Forests

Radio Davos summer special: why sharks are our friends and how music can reforest the world

sharks music streaming

Just when you thought it was safe to go back into the water... Image: Leo Rivas on Unsplash

Robin Pomeroy
Podcast Editor, World Economic Forum
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  • Our weekly podcast Radio Davos is heading on vacation.
  • This summer special looks at why sharks' public image is unmerited and how they are vital to the ecosystem.
  • And a Dutch dance music maestro says we can 'stream to green' the planet.

In the summer of 1975, a young up-and-coming director called Steven Spielberg unleashed a film that terrified movie-goers around the world. Jaws is the story of a monstrous Great White Shark that terrorizes a seaside resort and then pursues the men who set out to kill it. The movie was a huge hit, setting the template for what we now think of as the summer blockbuster; Spielberg became the hottest director in town; and sharks became, for many people, the living embodiment of the threat to humans from nature, red in tooth and claw.

But what is the truth behind the myth that Spielberg, and the author of the book Jaws, Peter Benchley, created? WWF's shark expert Andy Cornish tells Radio Davos why we need to conserve, not revile, the animals.

Have you read?

Just how deadly are sharks?

Andy Cornish: There are around 507 species of shark known at this time and only 11 of those species - so that's less than 2% of the total - have caused human fatalities, ever. So for the other species, that bad reputation is entirely undeserved. Most sharks, even the sharks that cause fatalities, are not actually eating people. People tend to die of shark bites, but it seems fairly clear that sharks don't like the taste of people and will typically leave the scene shortly afterwards.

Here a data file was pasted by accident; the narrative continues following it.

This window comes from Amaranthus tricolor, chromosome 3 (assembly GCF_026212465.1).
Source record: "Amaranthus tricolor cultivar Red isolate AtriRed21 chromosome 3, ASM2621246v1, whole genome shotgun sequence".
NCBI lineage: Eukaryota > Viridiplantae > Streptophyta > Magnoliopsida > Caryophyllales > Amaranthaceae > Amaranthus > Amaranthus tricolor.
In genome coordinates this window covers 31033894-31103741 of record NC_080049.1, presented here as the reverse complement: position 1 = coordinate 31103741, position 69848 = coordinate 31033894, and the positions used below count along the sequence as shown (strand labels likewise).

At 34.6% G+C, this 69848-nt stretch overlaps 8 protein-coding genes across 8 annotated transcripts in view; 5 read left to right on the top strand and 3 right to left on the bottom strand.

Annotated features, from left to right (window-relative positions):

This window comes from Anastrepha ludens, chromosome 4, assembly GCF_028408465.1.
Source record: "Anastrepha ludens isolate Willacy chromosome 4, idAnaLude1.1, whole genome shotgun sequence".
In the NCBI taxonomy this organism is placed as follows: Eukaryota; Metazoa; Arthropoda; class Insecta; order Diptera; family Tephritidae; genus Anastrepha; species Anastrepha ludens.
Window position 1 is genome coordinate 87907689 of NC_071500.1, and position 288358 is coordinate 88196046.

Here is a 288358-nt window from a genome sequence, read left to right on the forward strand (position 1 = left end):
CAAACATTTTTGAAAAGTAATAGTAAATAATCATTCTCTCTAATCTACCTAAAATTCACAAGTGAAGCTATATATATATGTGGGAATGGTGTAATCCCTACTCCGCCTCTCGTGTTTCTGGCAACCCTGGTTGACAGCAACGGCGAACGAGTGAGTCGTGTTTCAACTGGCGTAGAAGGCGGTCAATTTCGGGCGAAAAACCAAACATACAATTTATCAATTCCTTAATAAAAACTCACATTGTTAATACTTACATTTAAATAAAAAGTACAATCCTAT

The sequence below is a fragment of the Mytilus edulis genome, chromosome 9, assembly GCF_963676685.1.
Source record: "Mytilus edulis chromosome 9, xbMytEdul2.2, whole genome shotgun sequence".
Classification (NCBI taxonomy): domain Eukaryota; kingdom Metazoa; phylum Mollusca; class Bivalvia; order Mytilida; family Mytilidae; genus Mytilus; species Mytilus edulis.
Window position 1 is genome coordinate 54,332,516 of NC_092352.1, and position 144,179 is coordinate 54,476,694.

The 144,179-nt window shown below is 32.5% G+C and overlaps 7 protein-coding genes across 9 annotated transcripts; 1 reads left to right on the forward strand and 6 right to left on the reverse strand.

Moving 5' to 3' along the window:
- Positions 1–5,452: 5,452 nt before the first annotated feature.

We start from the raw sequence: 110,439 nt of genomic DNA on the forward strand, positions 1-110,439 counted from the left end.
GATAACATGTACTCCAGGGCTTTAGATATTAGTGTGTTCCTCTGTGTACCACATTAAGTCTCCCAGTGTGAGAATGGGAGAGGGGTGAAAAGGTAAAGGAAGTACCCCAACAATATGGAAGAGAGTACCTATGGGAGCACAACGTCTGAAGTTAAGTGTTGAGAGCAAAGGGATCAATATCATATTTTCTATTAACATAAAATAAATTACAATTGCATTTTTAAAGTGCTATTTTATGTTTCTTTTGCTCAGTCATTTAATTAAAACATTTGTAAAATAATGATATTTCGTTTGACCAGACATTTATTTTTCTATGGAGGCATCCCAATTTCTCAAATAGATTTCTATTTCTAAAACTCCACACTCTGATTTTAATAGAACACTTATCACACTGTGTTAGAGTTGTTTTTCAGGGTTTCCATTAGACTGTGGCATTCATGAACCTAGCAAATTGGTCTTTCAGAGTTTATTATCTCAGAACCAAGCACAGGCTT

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So sharks don't really attack humans?

There are provoked shark attacks and unprovoked shark attacks. There are occasions where people are in the way of what the shark wants to do or in its territory, and there is a threat display that sharks will do where they arch their backs and sort of pump out their fins. Sharks will attack and they will bite in those circumstances. But generally it's a case of mistaken identity.

At the most extreme end of these sorts of Jaws films, the shark is actually tracking the person to go and bite it. That just couldn't be further from reality.

But it makes good cinema

Well, apparently it does, because there's another one coming out called Great White, which has the normal cliched picture of a massive shark about to attack.

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How many shark-related deaths actually occur each year?

People are always surprised about how low the numbers are, particularly compared to other predators. For example, lions and tigers kill about 100 people annually each; hippos about 500 people; crocodiles 1,000 people. But the the vast majority are actually people killed by snakes. The estimates vary wildly, but certainly 20,000-50,000 people killed per year by snakes seems entirely plausible. By comparison, the figure for sharks is six individuals. So not 6,000, 600, not 60, but just six. That's hardly the perception you get from the media, where even a shark sighting can make front page news. And I can't remember the last time I saw an article about people dying of snake bites.

Read more from this interview here.

Sound of the summer

Also on this episode of Radio Davos, we hear from musician Don Diablo and Wessel van Eeden of conservation group Justdiggit about 'Stream to Regreen'.

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